Kristin Cashore’s Fire is not only a very entertaining and gripping story, but is a true gold-mine of deep questions concerning men and women. This was the impression Kristin Cashore’s second book, Fire left on me after I’d finished feverishly reading it, unable to wait to read what happened next in the story. Some of you may be rolling your eyes at that. Very cliché, I know, but honestly, I’m a person who has very high standards for my fiction and limited time so, if it doesn’t wow me I tend to meander with my reading a bit. (That, and I have a habit of picking up too many books to read at once, but that’s another issue.) Fire, however, had me completely enthralled in its rich tale and left me thinking long after I’d finished it.
The story follows Fire (yes, that’s her name), a young woman with an interesting and unwanted origin: she’s a “monster,” born dangerously alluring to people and with the power to control minds. If that didn’t make people wary enough, her father, Cansrel was a monster in both body and mind, using his “monster” abilities to control the previous king and spread violence throughout the kingdom until his death years ago. Together with her legacy and her given powers, people are filled with suspicion and hatred for her (if they’re not blindly lusting after her). Fire has stayed away from those who might harm her, living in a village with the former army commander Brocker, who has become a father-like figure to her, and his son Archer, her friend and lover. But when circumstances lead her to the King’s City, Fire becomes tied up in dealings with the royal family and suspicious activities.
When I read Cashore’s debut novel, Graceling (Fire is a prequel of sorts to it) I liked it in many ways, but I wasn’t wowed at the time. Don’t get me wrong. The lead female character in it was very good and it was also thought-provoking so, I still liked it and would not hesitate to recommend it, but I did have a couple of problems with it. The flow of the story felt a little uneven at times and the main antagonist had me yawning a bit (a little too pure evil and a little less realistic and fleshed out in my mind). (I will say that I read Graceling years ago and this was just my first impression.) In fact, when I finished Graceling and read the preview of Fire in the back of the book, I initially wasn’t interested in picking up Fire since it focuses on the same antagonist and, let me to tell you, even as a kid, this guy is evil. Obviously, I liked Graceling enough in the end that I did pick up Fire and I am extremely happy that I did. Fire succeeds in fixing the problems I had with Graceling as Cashore’s writing and story-telling goes to the next level. Where Graceling was good, Fire is breathtaking.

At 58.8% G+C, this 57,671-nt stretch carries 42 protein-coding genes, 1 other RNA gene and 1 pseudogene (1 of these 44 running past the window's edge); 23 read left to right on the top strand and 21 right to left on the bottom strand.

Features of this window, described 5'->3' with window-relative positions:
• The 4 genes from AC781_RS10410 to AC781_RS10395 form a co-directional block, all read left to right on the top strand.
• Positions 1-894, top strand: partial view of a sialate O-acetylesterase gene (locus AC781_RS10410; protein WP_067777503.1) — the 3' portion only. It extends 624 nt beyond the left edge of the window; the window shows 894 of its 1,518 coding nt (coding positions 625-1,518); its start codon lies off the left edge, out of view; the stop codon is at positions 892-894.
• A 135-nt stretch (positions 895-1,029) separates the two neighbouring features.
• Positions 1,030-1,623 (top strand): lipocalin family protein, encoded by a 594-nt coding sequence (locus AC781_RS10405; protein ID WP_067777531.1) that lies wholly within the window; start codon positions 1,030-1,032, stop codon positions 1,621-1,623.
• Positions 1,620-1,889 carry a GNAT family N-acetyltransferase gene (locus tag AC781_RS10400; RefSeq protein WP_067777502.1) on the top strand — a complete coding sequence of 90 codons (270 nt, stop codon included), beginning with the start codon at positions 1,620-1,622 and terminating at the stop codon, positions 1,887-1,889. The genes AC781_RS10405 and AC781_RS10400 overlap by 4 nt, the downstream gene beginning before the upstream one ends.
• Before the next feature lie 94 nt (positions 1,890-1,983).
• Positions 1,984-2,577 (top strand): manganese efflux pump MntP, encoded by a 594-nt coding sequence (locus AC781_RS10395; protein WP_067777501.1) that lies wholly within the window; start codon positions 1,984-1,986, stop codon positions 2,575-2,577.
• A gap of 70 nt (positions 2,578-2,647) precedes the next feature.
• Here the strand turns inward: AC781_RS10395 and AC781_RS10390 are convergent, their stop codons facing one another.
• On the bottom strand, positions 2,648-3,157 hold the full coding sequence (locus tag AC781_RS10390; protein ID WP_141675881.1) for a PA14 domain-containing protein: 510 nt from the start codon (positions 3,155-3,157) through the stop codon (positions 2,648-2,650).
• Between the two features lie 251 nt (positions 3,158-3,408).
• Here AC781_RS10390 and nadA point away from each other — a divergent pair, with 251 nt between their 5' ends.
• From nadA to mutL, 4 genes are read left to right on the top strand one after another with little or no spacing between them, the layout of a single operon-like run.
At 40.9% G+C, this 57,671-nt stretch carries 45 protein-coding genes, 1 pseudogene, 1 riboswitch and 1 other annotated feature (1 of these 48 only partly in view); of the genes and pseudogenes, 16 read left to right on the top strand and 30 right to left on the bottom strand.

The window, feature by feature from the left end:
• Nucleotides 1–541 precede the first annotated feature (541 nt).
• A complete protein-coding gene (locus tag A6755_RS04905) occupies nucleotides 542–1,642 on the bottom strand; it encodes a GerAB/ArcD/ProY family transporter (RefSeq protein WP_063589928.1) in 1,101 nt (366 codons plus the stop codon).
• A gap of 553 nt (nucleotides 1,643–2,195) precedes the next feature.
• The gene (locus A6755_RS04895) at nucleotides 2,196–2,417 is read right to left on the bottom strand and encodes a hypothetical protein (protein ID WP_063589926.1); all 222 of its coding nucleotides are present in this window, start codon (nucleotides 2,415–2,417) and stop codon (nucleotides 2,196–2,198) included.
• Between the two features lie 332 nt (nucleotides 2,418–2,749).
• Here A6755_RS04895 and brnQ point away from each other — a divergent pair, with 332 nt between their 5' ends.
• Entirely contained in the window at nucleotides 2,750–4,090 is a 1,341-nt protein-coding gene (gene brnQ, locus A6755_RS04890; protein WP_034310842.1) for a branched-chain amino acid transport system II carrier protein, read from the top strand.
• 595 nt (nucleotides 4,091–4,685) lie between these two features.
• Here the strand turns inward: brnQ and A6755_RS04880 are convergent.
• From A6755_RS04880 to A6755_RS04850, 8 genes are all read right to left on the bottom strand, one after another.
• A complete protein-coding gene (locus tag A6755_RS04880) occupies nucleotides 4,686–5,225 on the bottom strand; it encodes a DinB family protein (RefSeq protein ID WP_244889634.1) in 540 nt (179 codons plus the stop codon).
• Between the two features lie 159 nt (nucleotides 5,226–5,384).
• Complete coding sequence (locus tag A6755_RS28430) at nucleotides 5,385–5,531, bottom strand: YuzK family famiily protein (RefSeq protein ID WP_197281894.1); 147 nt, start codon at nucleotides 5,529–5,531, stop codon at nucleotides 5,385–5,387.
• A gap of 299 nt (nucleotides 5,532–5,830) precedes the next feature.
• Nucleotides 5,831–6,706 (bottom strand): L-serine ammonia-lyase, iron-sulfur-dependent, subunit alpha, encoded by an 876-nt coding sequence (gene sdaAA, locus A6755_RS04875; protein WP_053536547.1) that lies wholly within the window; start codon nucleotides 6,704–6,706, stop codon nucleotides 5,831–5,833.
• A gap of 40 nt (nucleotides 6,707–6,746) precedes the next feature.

So, you may have question marks floating over your head about this “monster” power. Here is another story about a pretty girl who has to beat the guys off of her because there are so many interested in her (Hi Bella Swan!). But despite sounding like a petty cliché, this was actually a very interesting aspect of the story. People constantly objectify Fire because of her looks and because she is female and desired, her beauty becomes a danger to her since it often draws the unwanted attention of men. Some men are fine, but as I said earlier, others are the type to blindly lust after her and don’t use control. In Fire, the situation is exaggerated by Fire’s inhuman beauty, but Cashore brings up an interesting question; is it more dangerous for a woman to stand out? Here’s one quote in particular that struck me: “Cansrel had loved attention, Fire thought to herself dryly. More to the point, he had been a man. Cansrel had not had her problems.” (Cashore 181) Her father held a powerful position and was infamous for being tough and cruel and, while everyone should understand that men can most definitely be victims as well, women still are at higher risk to be attacked. Fire is perceived as less of a threat, perhaps in part because people see a female who, unless proven otherwise, are often equated with fragility. Rape and gender issues are something that is discussed seriously within the story. (By the way, for those of you who are wondering, although it gets into deep and serious issues, rape is only discussed and never depicted in Fire.)
It should also be noted that Fire isn’t actually an easy victim, even if she may seem to be. She’s become tough, both mentally and physically and can hold her own. Fire does have issues which she must work out and that is a big part of the story, but she’s no damsel-in-distress. Fire dislikes her powers and has a fear of following the path of her father who misused his power, but can use them when need be. Keeping on the issue of how people tend to objectify Fire, some of my favorite moments showing off Fire’s strength are when people attempt to force her into the role of a pretty little doll. Fire does not allow others to objectify her. For example, after a long and hard journey with some people Fire doesn’t really care much for, she’s given the chance to bathe and change into some slinky dress. She doesn’t have much choice, but thinks twice about the bath “because she sensed, and resented, that its purpose was to prettify her” and blatantly refuses to walk around in a sexy dress, defiantly throwing a man’s long, heavy coat over it. (Cashore 367) She also uses her beauty and assumed docile nature to her advantage. There are plenty of other strong female characters in the story as well.
This is a fantasy that delves headlong into issues like relationships, birth control, rape, and coming to terms with things. The romance of Fire is mature and realistic and the plot is well thought out and paced. This was one of those books where I was struck frequently by just how thoughtful and provoking some of the issues were in the story. It just goes to show you that you can’t underestimate a young adult book!